In the case of Robert E. Lee, while his religious convictions made him keenly aware of the inherent evils of slavery, he was of the opinion that the inevitable demise of that institution would only come about in accordance with God’s timetable. And though he viewed secession as being unconstitutional and an outright betrayal to the founding principles of the United States, his decision to lend his superior military skills to the state of Virginia would nearly bring about the destruction of the Union.

Shortly before his death in 1870, Lee spoke out against the idea of erecting monuments to the war. He believed those efforts would only hamper the process of national reconciliation. So perhaps now is the time for Lee’s last ride. But no matter what we as a people decide to tear down, we as a nation will be judged by what we chose to raise up.

At this moment in time, I will raise a glass to the people of Charlottesville and to all who stand their ground against discrimination, intolerance, inequality, and racism!

Please take the time to listen to this profound song of healing performed by Joe Jencks.

40 Mile IPAIf by chance you find yourself paying a visit to the city of Charlottesville, while there might I suggest raising a glass of  40 Mile IPA from Three Notch’d Brewing Company. This outstanding brew celebrates the ride of another famous gentlemen from Virginia Jack Jouett whose daring on horseback on the night of June 1, 1781, saved Thomas Jefferson and the state legislature from capture by British cavalry under the command of Lieutenant Colonel Banastre Tarleton.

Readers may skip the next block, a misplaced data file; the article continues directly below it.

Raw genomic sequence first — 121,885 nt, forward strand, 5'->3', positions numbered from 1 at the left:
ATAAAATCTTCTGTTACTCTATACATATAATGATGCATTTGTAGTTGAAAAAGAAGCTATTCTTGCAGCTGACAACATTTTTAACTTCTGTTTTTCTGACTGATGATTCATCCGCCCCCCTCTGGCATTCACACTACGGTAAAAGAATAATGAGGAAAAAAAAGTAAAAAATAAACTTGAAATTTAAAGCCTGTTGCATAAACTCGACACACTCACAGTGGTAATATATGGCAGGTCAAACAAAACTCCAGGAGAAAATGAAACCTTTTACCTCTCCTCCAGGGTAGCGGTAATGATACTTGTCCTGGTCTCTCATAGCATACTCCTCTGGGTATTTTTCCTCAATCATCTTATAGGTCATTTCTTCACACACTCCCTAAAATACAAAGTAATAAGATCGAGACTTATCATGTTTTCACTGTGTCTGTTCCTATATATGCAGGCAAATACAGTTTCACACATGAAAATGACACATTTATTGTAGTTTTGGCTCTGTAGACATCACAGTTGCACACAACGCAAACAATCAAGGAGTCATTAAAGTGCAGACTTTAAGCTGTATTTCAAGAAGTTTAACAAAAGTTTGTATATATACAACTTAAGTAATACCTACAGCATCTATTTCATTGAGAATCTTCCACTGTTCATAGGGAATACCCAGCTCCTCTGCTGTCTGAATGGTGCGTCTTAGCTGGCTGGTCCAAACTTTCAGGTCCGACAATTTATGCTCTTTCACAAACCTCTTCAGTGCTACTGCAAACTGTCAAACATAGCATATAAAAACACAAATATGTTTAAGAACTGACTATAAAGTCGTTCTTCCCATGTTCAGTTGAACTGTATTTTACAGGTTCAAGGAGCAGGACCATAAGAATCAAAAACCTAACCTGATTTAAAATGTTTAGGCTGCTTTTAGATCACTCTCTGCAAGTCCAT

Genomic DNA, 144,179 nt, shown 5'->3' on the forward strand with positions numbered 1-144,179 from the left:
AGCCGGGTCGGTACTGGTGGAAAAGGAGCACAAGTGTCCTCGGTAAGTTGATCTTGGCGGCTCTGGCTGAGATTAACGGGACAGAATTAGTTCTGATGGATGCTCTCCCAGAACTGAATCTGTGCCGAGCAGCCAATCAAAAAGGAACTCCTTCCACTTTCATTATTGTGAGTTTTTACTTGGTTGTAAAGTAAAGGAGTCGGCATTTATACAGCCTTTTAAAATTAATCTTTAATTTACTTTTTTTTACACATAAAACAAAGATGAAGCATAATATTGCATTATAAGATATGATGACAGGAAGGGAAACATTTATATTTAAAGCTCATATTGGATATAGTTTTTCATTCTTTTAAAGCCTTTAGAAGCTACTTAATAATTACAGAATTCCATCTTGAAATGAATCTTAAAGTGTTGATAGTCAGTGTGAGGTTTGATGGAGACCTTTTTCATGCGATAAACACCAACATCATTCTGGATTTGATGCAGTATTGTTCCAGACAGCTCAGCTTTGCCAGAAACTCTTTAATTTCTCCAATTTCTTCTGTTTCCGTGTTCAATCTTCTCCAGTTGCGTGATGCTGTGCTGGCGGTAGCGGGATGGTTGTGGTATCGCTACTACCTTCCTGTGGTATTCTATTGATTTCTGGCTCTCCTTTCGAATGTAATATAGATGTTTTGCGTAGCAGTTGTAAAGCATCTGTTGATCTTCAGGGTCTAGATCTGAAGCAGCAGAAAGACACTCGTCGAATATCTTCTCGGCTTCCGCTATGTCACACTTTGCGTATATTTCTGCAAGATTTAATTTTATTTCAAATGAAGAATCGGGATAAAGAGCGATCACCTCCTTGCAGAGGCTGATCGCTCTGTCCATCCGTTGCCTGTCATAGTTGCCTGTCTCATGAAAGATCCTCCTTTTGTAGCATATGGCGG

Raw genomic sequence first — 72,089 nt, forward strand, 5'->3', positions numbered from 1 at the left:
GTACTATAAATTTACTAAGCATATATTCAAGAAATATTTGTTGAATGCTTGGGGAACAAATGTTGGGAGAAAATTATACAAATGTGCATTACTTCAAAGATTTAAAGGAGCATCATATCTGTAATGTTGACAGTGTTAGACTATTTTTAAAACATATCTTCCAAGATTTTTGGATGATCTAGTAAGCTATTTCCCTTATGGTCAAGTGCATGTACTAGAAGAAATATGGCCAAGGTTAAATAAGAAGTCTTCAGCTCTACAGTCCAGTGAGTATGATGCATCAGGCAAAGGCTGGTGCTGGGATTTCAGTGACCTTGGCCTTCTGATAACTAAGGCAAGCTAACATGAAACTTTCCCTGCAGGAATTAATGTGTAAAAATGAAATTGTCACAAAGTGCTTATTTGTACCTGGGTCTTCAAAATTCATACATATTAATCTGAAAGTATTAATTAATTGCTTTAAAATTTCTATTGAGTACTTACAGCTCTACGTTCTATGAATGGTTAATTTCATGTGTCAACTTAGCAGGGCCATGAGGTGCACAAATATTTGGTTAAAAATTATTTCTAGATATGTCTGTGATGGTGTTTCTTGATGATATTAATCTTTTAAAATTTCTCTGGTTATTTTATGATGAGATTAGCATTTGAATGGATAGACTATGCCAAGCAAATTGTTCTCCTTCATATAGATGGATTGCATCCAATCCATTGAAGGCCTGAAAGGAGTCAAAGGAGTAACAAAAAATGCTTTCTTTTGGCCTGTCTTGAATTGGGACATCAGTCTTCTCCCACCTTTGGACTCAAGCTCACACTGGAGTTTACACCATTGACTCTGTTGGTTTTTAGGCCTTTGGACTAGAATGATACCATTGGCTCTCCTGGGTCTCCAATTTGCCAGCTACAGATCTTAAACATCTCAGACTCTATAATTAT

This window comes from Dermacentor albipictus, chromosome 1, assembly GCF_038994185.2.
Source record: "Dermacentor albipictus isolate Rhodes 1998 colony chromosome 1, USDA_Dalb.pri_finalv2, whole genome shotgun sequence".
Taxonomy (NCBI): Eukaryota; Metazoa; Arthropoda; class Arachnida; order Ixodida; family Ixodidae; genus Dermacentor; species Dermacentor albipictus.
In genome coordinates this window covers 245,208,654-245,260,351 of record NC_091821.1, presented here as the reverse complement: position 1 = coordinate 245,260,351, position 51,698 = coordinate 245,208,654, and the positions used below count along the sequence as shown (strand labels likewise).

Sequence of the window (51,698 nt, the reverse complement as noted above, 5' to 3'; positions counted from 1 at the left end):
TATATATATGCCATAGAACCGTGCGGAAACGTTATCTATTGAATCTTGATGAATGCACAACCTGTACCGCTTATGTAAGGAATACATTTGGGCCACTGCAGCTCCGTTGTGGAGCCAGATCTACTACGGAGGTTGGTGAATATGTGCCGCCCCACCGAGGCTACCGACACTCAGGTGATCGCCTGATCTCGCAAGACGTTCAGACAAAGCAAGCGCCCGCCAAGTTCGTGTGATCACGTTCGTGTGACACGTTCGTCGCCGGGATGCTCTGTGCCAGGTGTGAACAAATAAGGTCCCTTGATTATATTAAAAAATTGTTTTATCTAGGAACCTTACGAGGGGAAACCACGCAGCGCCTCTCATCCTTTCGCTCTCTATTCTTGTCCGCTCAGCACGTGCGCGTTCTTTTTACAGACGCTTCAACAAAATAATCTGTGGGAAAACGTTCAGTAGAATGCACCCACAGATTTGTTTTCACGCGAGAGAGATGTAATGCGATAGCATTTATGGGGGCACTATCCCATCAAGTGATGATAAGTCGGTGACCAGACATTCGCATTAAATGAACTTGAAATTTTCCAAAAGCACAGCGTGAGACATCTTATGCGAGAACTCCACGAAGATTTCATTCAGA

Posted by: Chris Poh for American Public House Review

With Our Sincere and Humble Apologies to the Ghosts of The Molly Maguires

The Old Jail Museum in Jim Thorpe, PA. The site of the 1877 Molly Maguire Executions.

The Old Jail Museum in Jim Thorpe, PA

“How long can men thrive between walls of brick, walking on asphalt pavements, breathing the fumes of coal and oil, growing, working, dying, with hardly a thought of wind, and sky, and fields of grain, seeing only machine-made beauty, the mineral-like quality of life?”   Charles Lindbergh

In the course of his recent Rose Garden rant and truculent travelogue, the President eluded to the opening of a new coal mine located somewhere between Paris and Pittsburgh. It turns out that somewhere is the small town of Boswell, PA. This community owes its very existence to the black bituminous rock that lies beneath the quaint brick homes and shops built by the Merchant’s Coal Company during the first few years of the twentieth century.  And soon, 70 more intrepid souls will join the ranks of  those that have braved the bowels of the earth in order to fuel America’s energy and industrial needs.